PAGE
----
Chapter 6, Curb Ramps and Pedestrian Crossings (HTML) | PDF: Chapter 6 explains Title II’s requirements for providing curb ramps at pedestrian crossings, and outlines the steps you can take to ensure that your state or local government is complying with Title II’s requirements for accessible curb ramps and includes a checklist (PDF) your entity can use to assess your compliance. The next installment of the Tool Kit will include a survey form and survey instructions you can use to determine if curb ramps are accessible.
Watch for future installments of the Tool Kit, which will further guide communities in understanding how to review the accessibility of state and local government programs, services, and activities, and how to survey buildings and facilities to identify barriers to access for people with disabilities.
While state and local governments are not required to use the ADA Best Practices Tool Kit, the Justice department encourages its use as one effective means of complying with the requirements of Title II of the ADA. You can read more about the Tool Kit online at http://www.usdoj.gov/ crt/ada/pcatoolkit/abouttoolkit.htm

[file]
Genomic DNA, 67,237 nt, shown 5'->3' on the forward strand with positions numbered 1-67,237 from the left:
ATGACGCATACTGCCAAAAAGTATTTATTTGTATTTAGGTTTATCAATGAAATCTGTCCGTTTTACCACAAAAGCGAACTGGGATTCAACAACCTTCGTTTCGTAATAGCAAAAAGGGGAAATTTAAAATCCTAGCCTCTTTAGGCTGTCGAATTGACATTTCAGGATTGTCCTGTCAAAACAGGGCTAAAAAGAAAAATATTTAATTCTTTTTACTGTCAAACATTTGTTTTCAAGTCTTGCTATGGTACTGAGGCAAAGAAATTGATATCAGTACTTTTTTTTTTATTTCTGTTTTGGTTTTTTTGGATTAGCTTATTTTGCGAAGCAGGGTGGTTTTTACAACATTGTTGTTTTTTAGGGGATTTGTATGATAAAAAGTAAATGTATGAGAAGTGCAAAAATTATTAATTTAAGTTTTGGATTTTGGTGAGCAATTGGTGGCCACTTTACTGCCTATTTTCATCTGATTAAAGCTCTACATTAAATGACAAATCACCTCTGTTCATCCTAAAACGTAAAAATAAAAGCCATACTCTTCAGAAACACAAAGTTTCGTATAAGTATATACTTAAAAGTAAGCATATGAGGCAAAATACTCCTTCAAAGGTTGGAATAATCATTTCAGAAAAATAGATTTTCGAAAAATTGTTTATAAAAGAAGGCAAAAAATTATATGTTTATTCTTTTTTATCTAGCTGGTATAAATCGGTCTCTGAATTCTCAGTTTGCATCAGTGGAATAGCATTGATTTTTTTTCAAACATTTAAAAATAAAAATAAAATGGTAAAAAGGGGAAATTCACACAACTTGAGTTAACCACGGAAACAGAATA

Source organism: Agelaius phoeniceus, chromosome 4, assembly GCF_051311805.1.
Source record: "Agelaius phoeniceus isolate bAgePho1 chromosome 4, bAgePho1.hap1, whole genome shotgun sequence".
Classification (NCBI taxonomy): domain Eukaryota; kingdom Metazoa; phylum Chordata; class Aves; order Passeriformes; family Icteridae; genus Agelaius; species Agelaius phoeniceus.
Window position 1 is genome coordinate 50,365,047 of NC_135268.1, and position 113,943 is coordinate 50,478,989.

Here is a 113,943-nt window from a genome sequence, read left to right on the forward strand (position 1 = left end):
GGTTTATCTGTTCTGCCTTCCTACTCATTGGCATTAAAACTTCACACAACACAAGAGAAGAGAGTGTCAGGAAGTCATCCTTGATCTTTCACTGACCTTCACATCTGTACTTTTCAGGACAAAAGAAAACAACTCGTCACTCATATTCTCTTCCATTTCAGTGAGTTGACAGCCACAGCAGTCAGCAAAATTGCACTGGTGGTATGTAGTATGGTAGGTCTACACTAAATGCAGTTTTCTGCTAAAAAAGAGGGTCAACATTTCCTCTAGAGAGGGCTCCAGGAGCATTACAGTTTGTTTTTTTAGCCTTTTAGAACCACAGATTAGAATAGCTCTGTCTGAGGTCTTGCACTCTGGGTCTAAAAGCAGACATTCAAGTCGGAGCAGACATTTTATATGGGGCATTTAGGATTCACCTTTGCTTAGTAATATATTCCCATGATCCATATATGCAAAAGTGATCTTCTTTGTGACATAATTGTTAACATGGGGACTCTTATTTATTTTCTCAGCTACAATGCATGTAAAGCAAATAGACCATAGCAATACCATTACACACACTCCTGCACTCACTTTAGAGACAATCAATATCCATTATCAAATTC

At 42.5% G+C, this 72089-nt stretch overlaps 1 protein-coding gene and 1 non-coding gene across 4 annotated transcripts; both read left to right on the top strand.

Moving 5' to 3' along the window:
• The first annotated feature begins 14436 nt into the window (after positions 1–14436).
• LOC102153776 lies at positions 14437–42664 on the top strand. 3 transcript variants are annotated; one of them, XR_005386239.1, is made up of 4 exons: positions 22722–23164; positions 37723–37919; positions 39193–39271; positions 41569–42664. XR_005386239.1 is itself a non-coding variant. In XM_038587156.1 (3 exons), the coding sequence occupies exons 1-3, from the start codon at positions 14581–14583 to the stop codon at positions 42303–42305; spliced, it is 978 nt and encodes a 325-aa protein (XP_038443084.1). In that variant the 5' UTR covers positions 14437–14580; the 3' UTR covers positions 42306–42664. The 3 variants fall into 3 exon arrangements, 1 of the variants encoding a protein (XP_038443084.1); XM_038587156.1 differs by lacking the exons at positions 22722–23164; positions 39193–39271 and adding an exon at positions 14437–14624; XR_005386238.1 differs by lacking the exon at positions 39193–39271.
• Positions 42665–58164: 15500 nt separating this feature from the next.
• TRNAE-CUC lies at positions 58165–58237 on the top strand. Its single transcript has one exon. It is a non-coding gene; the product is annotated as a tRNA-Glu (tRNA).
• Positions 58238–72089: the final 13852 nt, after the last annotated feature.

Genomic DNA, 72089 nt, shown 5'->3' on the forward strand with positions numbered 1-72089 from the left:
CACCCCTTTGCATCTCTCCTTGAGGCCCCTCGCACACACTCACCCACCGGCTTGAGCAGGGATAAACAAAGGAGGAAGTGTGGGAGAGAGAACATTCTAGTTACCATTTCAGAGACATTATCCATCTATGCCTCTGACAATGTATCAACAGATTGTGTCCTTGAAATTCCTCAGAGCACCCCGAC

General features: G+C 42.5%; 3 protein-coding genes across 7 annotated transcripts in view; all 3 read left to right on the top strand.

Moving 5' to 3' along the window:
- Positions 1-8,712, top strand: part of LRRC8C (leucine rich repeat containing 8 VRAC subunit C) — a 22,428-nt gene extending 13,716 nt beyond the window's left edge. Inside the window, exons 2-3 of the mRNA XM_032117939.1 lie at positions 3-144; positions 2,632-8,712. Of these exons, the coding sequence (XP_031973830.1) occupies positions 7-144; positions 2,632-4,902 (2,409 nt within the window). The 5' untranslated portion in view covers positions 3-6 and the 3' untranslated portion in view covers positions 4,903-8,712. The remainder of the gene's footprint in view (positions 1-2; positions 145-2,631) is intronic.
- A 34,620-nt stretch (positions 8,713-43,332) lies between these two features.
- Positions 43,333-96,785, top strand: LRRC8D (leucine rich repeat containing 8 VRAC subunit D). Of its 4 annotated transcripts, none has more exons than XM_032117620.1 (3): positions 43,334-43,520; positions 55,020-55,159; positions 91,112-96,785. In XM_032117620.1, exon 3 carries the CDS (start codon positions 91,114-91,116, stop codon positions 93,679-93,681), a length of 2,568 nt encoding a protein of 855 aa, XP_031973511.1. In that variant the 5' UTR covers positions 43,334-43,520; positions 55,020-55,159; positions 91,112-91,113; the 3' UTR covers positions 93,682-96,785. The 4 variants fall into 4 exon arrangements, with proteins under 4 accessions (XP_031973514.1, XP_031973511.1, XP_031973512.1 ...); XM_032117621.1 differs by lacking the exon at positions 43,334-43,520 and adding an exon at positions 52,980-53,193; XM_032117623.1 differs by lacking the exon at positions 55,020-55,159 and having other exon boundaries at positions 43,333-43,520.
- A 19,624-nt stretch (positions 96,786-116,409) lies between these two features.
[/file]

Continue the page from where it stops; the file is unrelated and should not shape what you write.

The federal government will begin distributing $1.75 billion in Medicaid funds to states under the Money Follows the Person Rebalancing Demonstration Act (the MFP Act). The MFP Act funding is meant to assist states in moving individuals with disabilities out of institutional settings and into community-based programs. States were supposed to have submitted proposals to the federal Centers for Medicare and Medicaid Services (CMMS) by November 1, 2007. The MFP Act will enable states to comply with the U.S. Supreme Court’s 1999 decision in Olmstead v. L.C. and E.W. prohibiting unnecessary institutionalization of people with disabilities. As far as we know, CMMS has not allocated all of the MFP money. 31 states and the District of Columbia have been awarded MFP grants. These states have agreed to move approximately 27,000 residents from nursing homes to community or home care. Mississippi, Rhode Island and Tennessee applied for MFP funds, but their applications were rejected. Florida, Idaho, West Virginia and New Mexico initially applied for grants in the first tier of applications; they were rejected along with several other states. Many states had to file two applications, and most were awarded MFP grants in the second tier. However, these four states chose not to reapply for the second tier MFP grants.The remaining states never applied for MFP grants. We are at a loss to explain why. Perhaps it is as Santina Muha explained in the September/October 2006 issue of SCILife: “Some states are saying it’s too bureaucratic. Some believe they’re doing a good enough job already …, some are lazy and some are downright mean.” We hope that changes very quickly – for the sake of those individuals with disabilities whom the MFP Act funding is meant to help.